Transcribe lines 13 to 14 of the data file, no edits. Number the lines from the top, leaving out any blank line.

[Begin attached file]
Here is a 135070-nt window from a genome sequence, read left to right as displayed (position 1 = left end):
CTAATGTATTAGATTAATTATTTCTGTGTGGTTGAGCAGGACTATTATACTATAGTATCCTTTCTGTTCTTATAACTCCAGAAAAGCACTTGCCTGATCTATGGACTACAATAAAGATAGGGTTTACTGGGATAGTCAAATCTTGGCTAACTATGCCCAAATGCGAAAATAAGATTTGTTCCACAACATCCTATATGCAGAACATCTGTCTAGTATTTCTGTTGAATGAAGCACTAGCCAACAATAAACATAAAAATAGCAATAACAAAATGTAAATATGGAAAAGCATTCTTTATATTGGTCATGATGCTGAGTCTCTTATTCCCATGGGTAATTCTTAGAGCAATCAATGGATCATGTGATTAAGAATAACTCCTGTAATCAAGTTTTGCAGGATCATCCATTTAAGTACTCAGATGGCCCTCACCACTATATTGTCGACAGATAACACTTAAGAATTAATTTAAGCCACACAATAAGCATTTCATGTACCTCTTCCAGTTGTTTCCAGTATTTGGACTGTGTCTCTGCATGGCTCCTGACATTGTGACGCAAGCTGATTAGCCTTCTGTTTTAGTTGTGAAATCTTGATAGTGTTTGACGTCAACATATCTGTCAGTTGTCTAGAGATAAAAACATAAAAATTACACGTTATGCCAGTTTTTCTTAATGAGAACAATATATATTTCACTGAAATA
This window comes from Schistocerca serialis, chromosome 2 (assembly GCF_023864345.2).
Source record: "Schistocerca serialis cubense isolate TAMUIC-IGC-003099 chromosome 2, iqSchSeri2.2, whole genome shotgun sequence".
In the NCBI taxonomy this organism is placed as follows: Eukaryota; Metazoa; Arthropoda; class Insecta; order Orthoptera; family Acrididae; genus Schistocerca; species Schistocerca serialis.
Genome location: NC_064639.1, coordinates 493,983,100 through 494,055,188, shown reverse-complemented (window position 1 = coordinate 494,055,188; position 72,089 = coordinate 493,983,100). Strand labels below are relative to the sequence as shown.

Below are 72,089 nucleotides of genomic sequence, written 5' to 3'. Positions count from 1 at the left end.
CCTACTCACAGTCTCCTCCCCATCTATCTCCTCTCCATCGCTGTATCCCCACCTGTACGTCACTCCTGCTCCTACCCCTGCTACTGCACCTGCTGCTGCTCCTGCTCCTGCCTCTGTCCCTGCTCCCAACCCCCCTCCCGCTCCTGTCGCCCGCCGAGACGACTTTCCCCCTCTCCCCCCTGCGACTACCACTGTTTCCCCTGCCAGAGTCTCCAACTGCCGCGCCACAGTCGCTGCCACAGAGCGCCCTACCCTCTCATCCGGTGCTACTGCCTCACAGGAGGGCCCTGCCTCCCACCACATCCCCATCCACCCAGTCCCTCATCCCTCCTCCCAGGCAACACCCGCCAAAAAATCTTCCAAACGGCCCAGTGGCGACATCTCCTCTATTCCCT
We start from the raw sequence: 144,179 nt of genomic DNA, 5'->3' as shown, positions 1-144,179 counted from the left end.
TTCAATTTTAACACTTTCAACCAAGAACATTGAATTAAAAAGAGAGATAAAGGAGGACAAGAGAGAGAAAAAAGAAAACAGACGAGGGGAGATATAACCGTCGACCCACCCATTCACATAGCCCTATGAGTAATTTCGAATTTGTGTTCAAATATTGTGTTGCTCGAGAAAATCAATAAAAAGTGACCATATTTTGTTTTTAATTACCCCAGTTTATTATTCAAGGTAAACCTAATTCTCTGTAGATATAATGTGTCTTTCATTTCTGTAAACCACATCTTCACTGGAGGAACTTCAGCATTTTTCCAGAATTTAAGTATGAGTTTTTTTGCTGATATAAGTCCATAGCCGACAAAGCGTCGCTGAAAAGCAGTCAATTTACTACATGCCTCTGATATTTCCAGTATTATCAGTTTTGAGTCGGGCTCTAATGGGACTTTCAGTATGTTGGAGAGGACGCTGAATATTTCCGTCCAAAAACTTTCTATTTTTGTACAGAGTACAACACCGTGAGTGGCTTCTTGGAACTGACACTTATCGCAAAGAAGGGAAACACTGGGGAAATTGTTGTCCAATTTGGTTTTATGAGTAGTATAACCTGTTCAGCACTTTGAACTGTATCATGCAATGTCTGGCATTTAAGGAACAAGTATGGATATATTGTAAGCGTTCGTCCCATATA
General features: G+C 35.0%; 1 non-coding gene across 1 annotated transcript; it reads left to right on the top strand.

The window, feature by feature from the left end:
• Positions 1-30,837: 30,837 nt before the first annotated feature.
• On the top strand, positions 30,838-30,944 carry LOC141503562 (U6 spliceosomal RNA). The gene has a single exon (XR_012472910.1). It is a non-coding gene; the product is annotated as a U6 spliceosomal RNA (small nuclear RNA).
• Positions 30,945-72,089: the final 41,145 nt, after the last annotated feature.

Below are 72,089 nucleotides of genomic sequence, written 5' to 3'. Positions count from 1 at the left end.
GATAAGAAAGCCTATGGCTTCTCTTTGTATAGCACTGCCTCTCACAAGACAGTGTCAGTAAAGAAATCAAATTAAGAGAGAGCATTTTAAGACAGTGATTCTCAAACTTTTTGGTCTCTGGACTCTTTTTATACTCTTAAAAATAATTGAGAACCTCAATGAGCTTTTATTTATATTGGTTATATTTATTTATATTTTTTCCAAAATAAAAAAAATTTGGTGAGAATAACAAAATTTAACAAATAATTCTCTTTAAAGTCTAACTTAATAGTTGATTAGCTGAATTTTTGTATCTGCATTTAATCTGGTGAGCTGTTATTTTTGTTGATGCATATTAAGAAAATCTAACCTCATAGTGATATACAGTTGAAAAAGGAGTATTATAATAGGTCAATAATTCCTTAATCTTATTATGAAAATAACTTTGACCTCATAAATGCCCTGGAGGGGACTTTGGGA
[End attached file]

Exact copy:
• Positions 1-30,837: 30,837 nt before the first annotated feature.
• On the top strand, positions 30,838-30,944 carry LOC141503562 (U6 spliceosomal RNA). The gene has a single exon (XR_012472910.1). It is a non-coding gene; the product is annotated as a U6 spliceosomal RNA (small nuclear RNA).